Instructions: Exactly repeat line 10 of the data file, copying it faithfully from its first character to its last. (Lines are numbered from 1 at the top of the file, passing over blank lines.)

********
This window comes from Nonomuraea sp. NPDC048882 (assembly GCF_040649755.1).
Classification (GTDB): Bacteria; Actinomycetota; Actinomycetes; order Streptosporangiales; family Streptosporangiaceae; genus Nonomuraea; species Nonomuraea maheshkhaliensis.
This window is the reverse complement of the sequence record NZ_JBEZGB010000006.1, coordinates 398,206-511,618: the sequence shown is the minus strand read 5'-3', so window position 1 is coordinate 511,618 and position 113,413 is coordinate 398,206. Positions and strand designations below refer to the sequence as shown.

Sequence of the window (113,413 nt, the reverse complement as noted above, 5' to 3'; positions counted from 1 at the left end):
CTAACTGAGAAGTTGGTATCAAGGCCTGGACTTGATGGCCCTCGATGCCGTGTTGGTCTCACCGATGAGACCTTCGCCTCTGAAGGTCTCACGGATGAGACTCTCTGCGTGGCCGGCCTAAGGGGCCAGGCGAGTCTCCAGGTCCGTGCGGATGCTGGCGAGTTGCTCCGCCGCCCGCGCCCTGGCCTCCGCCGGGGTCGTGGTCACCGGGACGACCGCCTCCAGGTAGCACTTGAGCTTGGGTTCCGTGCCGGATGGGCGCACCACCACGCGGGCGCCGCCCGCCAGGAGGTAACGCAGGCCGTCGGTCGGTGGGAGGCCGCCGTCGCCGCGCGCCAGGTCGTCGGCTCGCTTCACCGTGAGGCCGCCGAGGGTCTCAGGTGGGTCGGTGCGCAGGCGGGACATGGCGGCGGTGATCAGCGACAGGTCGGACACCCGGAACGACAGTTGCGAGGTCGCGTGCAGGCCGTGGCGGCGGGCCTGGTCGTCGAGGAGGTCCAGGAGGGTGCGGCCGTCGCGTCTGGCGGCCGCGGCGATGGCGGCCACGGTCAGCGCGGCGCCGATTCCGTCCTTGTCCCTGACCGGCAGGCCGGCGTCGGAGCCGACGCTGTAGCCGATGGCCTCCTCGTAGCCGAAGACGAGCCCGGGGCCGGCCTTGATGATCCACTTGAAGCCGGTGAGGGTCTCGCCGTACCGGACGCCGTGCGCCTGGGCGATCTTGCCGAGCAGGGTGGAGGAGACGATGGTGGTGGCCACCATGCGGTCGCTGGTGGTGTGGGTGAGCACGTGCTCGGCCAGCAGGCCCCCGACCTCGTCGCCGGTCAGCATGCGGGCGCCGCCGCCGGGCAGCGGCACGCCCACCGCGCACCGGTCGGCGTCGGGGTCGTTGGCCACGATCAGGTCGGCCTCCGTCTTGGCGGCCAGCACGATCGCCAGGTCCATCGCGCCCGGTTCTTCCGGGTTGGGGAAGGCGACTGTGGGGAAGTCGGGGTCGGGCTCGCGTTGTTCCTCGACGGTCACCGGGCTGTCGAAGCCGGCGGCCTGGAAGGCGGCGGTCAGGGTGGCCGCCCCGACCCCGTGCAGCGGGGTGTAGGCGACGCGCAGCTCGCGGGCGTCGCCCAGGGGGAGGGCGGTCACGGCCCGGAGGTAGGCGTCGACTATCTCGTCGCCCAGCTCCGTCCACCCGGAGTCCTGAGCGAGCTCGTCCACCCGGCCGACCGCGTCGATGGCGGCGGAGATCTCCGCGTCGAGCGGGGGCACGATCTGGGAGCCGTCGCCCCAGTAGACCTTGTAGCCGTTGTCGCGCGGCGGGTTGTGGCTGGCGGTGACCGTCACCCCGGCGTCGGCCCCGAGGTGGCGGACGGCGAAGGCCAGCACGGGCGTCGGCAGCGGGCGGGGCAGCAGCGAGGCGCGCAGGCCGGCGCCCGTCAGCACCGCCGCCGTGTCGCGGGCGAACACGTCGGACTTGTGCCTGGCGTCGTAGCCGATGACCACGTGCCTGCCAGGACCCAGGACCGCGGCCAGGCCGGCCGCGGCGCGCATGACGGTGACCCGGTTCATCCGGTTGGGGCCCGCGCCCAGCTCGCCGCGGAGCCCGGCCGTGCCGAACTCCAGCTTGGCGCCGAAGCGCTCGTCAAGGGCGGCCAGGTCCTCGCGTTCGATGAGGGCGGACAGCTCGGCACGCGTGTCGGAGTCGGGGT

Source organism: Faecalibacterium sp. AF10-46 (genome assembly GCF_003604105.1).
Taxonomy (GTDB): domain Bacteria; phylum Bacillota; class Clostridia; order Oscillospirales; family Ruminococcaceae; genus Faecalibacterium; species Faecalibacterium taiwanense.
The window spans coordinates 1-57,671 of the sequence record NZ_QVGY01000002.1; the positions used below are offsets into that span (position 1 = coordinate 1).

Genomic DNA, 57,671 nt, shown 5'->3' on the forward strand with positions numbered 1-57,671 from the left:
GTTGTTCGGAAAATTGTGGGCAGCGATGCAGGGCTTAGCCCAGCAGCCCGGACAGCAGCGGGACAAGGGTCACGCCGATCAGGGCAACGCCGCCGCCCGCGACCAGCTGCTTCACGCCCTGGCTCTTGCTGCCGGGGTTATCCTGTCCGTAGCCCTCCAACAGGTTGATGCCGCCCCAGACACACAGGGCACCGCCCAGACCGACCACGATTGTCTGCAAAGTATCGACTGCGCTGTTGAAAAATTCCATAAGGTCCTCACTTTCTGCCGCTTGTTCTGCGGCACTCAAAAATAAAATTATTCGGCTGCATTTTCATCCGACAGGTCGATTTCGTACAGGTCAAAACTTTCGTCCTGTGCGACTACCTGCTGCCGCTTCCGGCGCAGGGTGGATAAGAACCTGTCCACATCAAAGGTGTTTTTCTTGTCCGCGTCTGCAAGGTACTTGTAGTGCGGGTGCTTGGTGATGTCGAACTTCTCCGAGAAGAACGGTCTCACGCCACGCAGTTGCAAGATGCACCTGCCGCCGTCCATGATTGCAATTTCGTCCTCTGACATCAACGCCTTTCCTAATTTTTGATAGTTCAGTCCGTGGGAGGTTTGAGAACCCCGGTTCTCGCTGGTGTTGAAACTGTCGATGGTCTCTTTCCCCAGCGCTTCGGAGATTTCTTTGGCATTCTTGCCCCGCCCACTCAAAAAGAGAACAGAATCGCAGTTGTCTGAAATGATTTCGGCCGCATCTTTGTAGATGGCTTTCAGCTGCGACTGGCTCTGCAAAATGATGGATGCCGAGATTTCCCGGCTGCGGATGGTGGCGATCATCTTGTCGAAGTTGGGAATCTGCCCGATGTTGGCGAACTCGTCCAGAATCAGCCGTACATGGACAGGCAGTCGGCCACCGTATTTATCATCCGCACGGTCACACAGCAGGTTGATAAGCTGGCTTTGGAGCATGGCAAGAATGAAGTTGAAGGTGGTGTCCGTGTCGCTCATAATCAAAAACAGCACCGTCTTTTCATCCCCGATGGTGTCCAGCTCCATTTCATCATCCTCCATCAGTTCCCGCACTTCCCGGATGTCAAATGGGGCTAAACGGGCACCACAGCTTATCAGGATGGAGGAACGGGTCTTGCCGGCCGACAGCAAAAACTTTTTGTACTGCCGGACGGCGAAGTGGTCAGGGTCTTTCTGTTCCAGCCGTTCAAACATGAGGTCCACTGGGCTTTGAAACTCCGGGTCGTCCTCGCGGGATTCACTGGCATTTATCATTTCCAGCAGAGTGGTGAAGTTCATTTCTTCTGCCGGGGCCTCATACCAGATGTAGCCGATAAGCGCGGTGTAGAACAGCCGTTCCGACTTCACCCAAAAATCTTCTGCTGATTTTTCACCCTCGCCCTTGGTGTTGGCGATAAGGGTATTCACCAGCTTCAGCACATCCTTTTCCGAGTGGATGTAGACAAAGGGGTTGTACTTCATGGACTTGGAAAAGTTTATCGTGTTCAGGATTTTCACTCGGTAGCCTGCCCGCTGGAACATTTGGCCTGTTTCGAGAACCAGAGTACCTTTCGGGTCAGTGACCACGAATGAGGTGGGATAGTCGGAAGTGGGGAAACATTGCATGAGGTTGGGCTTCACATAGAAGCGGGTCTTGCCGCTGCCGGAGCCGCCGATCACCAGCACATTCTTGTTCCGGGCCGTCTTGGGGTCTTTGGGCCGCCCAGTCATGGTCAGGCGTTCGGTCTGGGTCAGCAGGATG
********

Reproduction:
GTTGTTCGGAAAATTGTGGGCAGCGATGCAGGGCTTAGCCCAGCAGCCCGGACAGCAGCGGGACAAGGGTCACGCCGATCAGGGCAACGCCGCCGCCCGCGACCAGCTGCTTCACGCCCTGGCTCTTGCTGCCGGGGTTATCCTGTCCGTAGCCCTCCAACAGGTTGATGCCGCCCCAGACACACAGGGCACCGCCCAGACCGACCACGATTGTCTGCAAAGTATCGACTGCGCTGTTGAAAAATTCCATAAGGTCCTCACTTTCTGCCGCTTGTTCTGCGGCACTCAAAAATAAAATTATTCGGCTGCATTTTCATCCGACAGGTCGATTTCGTACAGGTCAAAACTTTCGTCCTGTGCGACTACCTGCTGCCGCTTCCGGCGCAGGGTGGATAAGAACCTGTCCACATCAAAGGTGTTTTTCTTGTCCGCGTCTGCAAGGTACTTGTAGTGCGGGTGCTTGGTGATGTCGAACTTCTCCGAGAAGAACGGTCTCACGCCACGCAGTTGCAAGATGCACCTGCCGCCGTCCATGATTGCAATTTCGTCCTCTGACATCAACGCCTTTCCTAATTTTTGATAGTTCAGTCCGTGGGAGGTTTGAGAACCCCGGTTCTCGCTGGTGTTGAAACTGTCGATGGTCTCTTTCCCCAGCGCTTCGGAGATTTCTTTGGCATTCTTGCCCCGCCCACTCAAAAAGAGAACAGAATCGCAGTTGTCTGAAATGATTTCGGCCGCATCTTTGTAGATGGCTTTCAGCTGCGACTGGCTCTGCAAAATGATGGATGCCGAGATTTCCCGGCTGCGGATGGTGGCGATCATCTTGTCGAAGTTGGGAATCTGCCCGATGTTGGCGAACTCGTCCAGAATCAGCCGTACATGGACAGGCAGTCGGCCACCGTATTTATCATCCGCACGGTCACACAGCAGGTTGATAAGCTGGCTTTGGAGCATGGCAAGAATGAAGTTGAAGGTGGTGTCCGTGTCGCTCATAATCAAAAACAGCACCGTCTTTTCATCCCCGATGGTGTCCAGCTCCATTTCATCATCCTCCATCAGTTCCCGCACTTCCCGGATGTCAAATGGGGCTAAACGGGCACCACAGCTTATCAGGATGGAGGAACGGGTCTTGCCGGCCGACAGCAAAAACTTTTTGTACTGCCGGACGGCGAAGTGGTCAGGGTCTTTCTGTTCCAGCCGTTCAAACATGAGGTCCACTGGGCTTTGAAACTCCGGGTCGTCCTCGCGGGATTCACTGGCATTTATCATTTCCAGCAGAGTGGTGAAGTTCATTTCTTCTGCCGGGGCCTCATACCAGATGTAGCCGATAAGCGCGGTGTAGAACAGCCGTTCCGACTTCACCCAAAAATCTTCTGCTGATTTTTCACCCTCGCCCTTGGTGTTGGCGATAAGGGTATTCACCAGCTTCAGCACATCCTTTTCCGAGTGGATGTAGACAAAGGGGTTGTACTTCATGGACTTGGAAAAGTTTATCGTGTTCAGGATTTTCACTCGGTAGCCTGCCCGCTGGAACATTTGGCCTGTTTCGAGAACCAGAGTACCTTTCGGGTCAGTGACCACGAATGAGGTGGGATAGTCGGAAGTGGGGAAACATTGCATGAGGTTGGGCTTCACATAGAAGCGGGTCTTGCCGCTGCCGGAGCCGCCGATCACCAGCACATTCTTGTTCCGGGCCGTCTTGGGGTCTTTGGGCCGCCCAGTCATGGTCAGGCGTTCGGTCTGGGTCAGCAGGATG